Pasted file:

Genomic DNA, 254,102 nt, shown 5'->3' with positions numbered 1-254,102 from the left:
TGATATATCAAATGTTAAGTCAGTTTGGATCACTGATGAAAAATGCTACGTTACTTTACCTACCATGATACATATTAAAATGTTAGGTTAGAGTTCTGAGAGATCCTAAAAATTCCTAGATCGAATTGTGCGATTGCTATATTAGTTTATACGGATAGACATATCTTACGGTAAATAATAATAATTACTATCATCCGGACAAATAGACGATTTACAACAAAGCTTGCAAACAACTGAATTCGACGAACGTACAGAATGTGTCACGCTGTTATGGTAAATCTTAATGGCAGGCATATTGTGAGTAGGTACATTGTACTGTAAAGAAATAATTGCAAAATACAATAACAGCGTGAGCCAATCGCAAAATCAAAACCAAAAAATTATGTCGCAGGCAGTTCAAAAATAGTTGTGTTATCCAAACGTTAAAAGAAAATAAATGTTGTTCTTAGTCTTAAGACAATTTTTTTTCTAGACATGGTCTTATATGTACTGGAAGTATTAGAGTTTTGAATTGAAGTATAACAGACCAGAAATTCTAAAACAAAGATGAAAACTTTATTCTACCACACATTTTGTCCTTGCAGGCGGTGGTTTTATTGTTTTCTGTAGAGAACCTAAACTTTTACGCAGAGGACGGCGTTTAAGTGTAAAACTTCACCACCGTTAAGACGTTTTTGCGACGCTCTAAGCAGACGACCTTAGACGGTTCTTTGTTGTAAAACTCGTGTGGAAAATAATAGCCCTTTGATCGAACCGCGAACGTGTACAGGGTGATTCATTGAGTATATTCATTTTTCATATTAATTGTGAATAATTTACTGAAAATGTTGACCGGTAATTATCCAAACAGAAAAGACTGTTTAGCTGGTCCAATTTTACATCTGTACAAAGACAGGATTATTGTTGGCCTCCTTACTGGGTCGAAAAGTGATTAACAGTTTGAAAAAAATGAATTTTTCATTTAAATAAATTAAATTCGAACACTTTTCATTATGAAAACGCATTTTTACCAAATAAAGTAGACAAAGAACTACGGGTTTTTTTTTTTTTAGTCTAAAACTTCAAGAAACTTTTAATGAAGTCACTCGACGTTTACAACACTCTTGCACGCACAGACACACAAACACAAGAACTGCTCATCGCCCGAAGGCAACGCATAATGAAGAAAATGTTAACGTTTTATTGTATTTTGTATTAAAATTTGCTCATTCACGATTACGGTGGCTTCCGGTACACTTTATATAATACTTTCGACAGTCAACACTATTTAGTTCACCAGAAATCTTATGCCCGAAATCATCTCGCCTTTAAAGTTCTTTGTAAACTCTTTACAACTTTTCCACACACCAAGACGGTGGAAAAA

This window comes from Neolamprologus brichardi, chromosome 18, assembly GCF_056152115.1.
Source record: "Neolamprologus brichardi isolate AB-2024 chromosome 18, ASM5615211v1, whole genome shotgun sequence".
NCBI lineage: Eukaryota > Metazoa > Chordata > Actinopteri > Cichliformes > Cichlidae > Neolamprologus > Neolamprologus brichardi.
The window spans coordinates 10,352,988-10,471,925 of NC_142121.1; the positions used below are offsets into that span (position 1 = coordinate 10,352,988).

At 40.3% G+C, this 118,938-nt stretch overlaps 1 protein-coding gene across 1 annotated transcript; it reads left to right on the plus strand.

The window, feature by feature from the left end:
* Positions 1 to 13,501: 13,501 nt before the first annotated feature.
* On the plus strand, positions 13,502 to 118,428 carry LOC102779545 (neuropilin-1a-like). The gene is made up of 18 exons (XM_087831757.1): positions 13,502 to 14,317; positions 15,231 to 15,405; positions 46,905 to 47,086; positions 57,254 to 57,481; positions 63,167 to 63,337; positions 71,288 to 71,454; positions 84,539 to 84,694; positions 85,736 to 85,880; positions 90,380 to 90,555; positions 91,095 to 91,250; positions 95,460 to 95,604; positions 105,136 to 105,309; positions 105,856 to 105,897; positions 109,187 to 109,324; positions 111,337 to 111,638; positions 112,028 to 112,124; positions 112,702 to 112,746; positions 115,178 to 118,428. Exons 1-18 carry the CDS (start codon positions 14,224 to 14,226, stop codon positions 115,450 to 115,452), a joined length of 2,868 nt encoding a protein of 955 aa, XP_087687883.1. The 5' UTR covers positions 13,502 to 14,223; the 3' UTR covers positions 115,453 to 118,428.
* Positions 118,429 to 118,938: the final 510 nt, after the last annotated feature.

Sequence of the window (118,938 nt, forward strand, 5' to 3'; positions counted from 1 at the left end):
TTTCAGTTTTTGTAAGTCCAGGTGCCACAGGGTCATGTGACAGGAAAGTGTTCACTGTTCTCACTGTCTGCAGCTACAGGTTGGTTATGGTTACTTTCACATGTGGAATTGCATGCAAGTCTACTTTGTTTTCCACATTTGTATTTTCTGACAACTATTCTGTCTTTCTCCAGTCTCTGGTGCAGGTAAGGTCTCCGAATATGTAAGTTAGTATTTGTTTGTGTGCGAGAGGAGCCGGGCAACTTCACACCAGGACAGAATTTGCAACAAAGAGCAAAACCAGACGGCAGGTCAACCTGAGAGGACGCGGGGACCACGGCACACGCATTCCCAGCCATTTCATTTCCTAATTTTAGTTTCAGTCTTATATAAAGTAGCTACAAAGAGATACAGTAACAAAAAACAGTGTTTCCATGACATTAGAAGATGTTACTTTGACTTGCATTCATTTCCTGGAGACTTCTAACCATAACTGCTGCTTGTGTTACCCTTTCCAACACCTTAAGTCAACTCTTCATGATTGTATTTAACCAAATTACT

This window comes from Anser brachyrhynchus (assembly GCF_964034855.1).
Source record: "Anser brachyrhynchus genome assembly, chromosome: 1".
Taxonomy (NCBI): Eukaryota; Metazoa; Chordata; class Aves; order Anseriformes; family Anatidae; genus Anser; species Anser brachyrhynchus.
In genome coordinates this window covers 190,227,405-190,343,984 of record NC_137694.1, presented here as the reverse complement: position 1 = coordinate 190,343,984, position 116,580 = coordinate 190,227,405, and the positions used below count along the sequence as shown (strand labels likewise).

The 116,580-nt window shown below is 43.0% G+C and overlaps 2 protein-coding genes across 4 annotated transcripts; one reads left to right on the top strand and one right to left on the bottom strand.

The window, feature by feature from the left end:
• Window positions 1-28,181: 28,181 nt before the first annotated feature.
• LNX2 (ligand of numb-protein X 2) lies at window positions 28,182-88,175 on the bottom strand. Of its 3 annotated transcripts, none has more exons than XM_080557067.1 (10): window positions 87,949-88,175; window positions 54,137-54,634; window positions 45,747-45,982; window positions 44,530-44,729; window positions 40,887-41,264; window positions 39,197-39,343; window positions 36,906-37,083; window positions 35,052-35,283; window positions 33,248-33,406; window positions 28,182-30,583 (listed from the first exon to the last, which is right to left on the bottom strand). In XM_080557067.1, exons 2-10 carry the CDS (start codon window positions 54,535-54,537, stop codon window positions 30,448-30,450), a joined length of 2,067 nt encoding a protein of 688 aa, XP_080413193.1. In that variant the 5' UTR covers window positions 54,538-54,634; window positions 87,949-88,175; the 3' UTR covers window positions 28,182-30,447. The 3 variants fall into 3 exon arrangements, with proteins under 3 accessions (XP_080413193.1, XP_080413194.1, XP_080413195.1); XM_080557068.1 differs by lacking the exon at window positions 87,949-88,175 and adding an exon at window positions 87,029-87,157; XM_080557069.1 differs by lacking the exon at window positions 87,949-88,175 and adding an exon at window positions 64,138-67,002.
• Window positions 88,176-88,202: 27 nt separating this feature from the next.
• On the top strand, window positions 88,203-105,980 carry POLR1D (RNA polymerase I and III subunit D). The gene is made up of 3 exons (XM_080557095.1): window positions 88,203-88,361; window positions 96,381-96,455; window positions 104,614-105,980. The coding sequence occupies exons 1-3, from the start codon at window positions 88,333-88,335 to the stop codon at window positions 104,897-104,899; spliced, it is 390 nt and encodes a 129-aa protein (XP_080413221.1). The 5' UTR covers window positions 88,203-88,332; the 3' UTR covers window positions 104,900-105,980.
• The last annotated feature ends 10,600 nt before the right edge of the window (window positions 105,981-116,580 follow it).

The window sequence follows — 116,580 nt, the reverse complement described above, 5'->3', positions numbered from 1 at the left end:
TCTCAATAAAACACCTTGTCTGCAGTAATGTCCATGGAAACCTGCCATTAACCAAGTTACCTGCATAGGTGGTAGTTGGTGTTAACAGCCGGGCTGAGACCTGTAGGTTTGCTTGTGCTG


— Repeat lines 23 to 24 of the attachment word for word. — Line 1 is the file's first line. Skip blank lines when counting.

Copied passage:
• On the top strand, window positions 88,203-105,980 carry POLR1D (RNA polymerase I and III subunit D). The gene is made up of 3 exons (XM_080557095.1): window positions 88,203-88,361; window positions 96,381-96,455; window positions 104,614-105,980. The coding sequence occupies exons 1-3, from the start codon at window positions 88,333-88,335 to the stop codon at window positions 104,897-104,899; spliced, it is 390 nt and encodes a 129-aa protein (XP_080413221.1). The 5' UTR covers window positions 88,203-88,332; the 3' UTR covers window positions 104,900-105,980.
• The last annotated feature ends 10,600 nt before the right edge of the window (window positions 105,981-116,580 follow it).